January 30, 2009

Love Working in the Non-Profit/Association Community?

Then read this article that appeared in the February 2009 issue of Fast Company by Nancy Lublin, CEO of the non-profit, Do Something.

For-profit practitioners beware, you that you may not have what it takes to work in our world!!

January 23, 2009

Gold Circle Awards

Take a few minutes to check out Cecilia Sepp's post on the 2009 ASAE Gold Circle Awards! Hope you'll apply this year!

January 22, 2009

The Art of Defriending - Is it Generational?

Earlier today, I read a post by Cecilia Sepp called "Defriending: Hot Social Media Trend or A Dose of Reality?" It got me thinking about this trend of quality or quantity in our social interactions on the web, and that I feel it's more generational than anything else.

Cecilia points out the following:

It seems to me that technology is making it easier to stay in touch, but also easier to hurt feelings or cause people to feel perplexed. Clicks seem to be leading to online cliques as people create their personal "in" and "out" lists -- or, just clean out all the names they shouldn't have added in the first place... We should know from our experiences with mailing lists, fax lists, and email lists that it's quality, not quantity, that counts.

Cecilia mentions that quality in interactions over quantity of friends is what she is looking for in her social media interactions. In working regularly with members who are Gen Y who add anyone and everyone who wants to be their friend, I have seen that isn't the case with a lot of Gen Yers... In many cases, they really are not so worried about quality of interaction like many Xers and Boomers. They crave interaction with as many people as possible, and are fostering and renewing relationships in cyberspace as opposed to face-to-face - the preferred way to interact of the earlier generations.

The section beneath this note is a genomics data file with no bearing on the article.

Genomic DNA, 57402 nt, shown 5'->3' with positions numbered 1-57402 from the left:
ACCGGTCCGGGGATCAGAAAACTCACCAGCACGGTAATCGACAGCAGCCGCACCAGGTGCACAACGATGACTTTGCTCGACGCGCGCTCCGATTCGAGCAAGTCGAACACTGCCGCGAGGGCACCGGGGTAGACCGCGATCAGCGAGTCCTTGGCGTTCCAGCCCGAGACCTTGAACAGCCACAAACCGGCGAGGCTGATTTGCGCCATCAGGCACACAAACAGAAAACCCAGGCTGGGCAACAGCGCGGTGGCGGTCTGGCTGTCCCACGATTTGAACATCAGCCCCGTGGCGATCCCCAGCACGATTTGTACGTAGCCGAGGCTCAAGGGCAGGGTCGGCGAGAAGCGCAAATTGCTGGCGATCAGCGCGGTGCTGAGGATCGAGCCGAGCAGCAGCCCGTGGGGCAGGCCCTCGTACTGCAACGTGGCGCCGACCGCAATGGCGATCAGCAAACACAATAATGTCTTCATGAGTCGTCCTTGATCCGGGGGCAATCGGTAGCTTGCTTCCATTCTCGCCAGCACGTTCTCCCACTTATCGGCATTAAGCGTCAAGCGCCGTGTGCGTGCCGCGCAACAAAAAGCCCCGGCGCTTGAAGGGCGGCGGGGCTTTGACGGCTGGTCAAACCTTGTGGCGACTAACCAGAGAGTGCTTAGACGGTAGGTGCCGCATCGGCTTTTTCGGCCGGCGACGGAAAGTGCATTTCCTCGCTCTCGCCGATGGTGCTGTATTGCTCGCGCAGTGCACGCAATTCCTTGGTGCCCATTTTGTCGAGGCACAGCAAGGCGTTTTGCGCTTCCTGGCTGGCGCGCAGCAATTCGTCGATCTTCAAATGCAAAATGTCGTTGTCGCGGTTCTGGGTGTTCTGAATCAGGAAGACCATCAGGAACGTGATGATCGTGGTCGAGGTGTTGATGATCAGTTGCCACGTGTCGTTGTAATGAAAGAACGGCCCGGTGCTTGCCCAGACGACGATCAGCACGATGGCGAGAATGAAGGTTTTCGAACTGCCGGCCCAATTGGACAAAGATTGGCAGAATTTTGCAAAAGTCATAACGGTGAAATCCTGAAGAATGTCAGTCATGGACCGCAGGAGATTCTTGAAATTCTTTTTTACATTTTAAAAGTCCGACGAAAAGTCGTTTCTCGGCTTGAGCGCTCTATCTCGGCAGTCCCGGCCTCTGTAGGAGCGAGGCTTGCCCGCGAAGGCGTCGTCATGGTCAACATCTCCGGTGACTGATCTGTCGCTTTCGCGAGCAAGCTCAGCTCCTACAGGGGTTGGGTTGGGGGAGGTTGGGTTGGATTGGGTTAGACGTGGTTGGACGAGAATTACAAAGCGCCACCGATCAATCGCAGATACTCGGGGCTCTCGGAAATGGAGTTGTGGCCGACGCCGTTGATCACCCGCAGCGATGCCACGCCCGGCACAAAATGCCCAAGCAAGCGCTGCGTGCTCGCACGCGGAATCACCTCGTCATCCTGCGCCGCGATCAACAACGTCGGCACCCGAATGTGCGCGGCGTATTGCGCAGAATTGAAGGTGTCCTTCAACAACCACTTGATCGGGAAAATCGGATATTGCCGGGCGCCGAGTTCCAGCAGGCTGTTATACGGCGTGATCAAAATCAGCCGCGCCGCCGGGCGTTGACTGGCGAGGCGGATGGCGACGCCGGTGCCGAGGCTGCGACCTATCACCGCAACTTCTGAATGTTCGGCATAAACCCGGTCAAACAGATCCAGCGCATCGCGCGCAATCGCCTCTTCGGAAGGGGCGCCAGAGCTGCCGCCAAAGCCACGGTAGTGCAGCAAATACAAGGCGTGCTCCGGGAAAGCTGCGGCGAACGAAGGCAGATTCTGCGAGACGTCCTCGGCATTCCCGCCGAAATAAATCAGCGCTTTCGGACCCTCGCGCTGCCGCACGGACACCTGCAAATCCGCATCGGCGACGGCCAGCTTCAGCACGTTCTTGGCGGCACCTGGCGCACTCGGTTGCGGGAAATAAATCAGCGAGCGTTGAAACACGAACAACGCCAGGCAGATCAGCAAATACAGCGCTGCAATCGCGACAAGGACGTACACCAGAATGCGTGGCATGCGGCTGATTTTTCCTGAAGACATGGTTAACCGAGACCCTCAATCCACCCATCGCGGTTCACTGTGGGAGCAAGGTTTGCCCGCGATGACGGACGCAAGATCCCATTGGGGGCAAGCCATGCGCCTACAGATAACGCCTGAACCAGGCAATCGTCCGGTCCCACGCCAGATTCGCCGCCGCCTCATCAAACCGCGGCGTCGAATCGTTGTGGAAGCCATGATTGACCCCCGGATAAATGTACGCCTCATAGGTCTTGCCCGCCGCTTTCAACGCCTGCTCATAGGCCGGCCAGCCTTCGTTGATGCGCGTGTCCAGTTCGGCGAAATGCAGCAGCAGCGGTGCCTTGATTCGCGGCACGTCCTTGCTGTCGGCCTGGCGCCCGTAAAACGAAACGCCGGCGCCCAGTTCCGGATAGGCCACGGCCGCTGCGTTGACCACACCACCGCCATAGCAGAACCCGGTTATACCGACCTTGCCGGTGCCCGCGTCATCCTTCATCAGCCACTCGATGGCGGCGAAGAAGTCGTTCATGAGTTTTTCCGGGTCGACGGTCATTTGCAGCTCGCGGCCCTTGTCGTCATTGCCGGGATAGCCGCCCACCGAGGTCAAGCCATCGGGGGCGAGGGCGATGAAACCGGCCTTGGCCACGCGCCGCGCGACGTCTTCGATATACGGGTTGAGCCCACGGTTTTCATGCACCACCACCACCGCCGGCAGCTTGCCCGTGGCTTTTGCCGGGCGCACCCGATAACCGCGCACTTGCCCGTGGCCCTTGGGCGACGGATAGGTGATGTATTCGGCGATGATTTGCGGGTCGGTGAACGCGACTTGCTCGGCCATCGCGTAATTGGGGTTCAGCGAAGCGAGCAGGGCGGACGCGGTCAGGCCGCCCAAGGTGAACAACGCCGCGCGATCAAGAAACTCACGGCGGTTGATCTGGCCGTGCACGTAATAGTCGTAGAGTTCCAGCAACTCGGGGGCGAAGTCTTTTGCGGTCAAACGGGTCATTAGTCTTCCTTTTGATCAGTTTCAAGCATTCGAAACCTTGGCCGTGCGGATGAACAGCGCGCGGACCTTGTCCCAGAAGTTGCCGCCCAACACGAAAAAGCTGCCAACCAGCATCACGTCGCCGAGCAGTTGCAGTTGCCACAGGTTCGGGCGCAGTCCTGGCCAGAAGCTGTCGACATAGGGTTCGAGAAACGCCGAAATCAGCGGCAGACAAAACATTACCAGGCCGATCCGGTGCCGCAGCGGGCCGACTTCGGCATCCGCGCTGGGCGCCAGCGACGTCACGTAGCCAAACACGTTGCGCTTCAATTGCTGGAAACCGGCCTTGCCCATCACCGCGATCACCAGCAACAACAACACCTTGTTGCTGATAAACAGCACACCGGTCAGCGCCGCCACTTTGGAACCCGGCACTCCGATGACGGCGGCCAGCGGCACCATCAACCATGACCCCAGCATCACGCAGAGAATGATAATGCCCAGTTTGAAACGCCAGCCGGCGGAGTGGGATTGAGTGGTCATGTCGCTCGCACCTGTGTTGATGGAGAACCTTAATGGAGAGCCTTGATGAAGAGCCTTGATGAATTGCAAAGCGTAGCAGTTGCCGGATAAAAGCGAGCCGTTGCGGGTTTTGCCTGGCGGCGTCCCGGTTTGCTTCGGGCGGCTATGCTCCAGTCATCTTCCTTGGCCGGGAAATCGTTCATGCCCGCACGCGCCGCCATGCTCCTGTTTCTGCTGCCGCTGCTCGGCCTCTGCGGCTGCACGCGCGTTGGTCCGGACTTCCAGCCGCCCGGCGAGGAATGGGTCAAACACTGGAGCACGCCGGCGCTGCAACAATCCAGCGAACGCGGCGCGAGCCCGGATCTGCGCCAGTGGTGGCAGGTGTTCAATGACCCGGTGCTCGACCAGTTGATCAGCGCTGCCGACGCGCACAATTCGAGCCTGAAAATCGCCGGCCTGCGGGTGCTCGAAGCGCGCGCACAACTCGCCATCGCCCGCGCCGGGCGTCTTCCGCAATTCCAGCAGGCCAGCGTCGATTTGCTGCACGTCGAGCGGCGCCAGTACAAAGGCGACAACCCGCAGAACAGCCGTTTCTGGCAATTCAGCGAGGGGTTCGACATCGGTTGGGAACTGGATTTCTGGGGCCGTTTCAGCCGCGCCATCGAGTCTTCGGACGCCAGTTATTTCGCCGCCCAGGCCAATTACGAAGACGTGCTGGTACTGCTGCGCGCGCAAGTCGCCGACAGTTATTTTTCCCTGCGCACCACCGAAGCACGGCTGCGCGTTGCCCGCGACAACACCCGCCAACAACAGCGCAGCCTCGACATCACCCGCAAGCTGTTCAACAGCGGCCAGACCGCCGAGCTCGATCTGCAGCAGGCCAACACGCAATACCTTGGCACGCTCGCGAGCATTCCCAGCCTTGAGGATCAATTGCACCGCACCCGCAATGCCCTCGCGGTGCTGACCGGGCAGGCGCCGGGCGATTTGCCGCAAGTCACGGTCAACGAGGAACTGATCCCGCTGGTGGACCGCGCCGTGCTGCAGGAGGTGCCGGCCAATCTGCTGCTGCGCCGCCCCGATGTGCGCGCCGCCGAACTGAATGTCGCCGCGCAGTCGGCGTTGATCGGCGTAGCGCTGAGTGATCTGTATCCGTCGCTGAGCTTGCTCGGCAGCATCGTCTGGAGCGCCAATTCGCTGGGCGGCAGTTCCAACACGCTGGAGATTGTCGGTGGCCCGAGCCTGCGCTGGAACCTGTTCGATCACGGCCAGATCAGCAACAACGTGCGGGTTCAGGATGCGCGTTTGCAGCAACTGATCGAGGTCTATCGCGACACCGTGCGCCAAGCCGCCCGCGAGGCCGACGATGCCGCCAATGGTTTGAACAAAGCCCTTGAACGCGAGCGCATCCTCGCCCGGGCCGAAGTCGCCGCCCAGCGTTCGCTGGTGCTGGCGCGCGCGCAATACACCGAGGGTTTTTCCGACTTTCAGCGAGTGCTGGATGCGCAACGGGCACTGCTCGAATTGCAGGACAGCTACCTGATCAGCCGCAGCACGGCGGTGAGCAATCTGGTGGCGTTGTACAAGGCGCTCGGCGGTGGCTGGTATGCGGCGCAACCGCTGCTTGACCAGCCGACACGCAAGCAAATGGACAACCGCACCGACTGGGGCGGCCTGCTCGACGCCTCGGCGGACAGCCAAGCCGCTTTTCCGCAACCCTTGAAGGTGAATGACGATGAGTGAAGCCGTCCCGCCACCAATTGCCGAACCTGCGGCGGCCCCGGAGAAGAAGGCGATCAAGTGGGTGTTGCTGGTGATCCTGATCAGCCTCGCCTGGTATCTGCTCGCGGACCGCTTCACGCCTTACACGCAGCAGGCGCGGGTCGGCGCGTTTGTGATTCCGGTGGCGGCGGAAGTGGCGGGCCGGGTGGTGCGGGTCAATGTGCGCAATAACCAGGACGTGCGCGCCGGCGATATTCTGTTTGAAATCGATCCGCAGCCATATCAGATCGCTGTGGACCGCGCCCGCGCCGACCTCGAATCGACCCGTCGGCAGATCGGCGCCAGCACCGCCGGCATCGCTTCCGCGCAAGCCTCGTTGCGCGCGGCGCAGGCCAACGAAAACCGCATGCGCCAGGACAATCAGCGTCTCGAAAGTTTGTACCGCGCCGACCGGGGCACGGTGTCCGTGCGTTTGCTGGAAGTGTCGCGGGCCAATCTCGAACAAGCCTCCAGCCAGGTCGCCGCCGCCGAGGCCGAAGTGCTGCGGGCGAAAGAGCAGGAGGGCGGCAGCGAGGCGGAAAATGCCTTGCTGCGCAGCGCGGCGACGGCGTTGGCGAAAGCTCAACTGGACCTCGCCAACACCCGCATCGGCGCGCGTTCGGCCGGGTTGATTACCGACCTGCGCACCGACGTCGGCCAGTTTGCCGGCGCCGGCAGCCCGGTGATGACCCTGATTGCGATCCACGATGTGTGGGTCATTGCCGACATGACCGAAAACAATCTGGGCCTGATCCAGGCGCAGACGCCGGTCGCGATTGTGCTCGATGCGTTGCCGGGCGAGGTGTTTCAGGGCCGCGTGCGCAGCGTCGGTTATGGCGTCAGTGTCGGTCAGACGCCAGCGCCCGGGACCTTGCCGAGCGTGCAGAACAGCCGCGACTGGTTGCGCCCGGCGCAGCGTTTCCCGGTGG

I am on the fence personally, both in the generational aspect being right on the edge of X and Y, and the way I feel about my social interactions. I have not defriended many people on Facebook or LinkedIn, mostly because I use those tools as my ways to get back in touch with folks who I am not in close proximity to. Since I am not actively talking to all 295 Facebook friends at once, it's less daunting for me and doesn't cause me to feel the need to defriend them regularly. I have and will defriend someone, but it would take a lot for me to do so since it's not hurting me to have them as friends.

Twitter on the other hand has been different. With it being such a moment by moment update and ongoing conversation, I find myself having a very short leash with who I follow. If I am not finding value or entertainment in what the people I am following are providing, I unfollow/defriend them. They don't even know it's happened, and I am finding more value and entertainment in my minute by minute interactions in that space.

So, is defriending going to be the hot trend of 2009 in social media? Personally, I think it depends on who you're talking to - a college student, an Xer or Boomer...

January 20, 2009

The New Obama Administration's First Impressions on Me

Today was a historic day in DC. Nothing like stating the obvious right? I am somewhat glad I WASN’T there and that I was able to watch it on the television in the comfort of my home office. It was fantastic theater, and was really outstanding to watch.

One of the most interesting things that I found with the whole transition was the timeliness and forward-thinking of the Obama administration’s transition team as it relates to the White House web site. Just a few minutes after Noon, the site was already transitioned, and the first blog post announcing the change was up.

Another great thing that has happened is the Obama administration's embrace of social media with their blogging, use of video for his weekly addresses, RSS for easily being able to keep updated, etc. The fact that they have realized that social media is an important component of communicating with the people of the country is refreshing.

Lastly, Obama has made it a point to have a completely transparent government by posting his agenda loud and proud on the site, and by his announcement that they "will publish all non-emergency legislation to the website for five days, and allow the public to review and comment." Very cool stuff about being transparent, allowing the people to have a say, and showing that they were not all talk that there will be change in the way the country is governed.

Here's to hoping that these first impressions as the administration will be the positive change that we need to move forward as a country!

January 11, 2009

A Lesson from Personal Injury Lawyers - Understand the WHEN of Communications

Let me first start out by stating that I don't condone many of the tactics of ambulance chasing personal injury lawyers... However, I do believe there is a lesson to be learned from them - getting your message in front of the right people at the right time is imperative...

I really hadn't thought much about this before my wife was recently in her second car accident within a month. She was recently rear-ended in her car, the police were called, and a report was made. (Don't worry, she's fine.)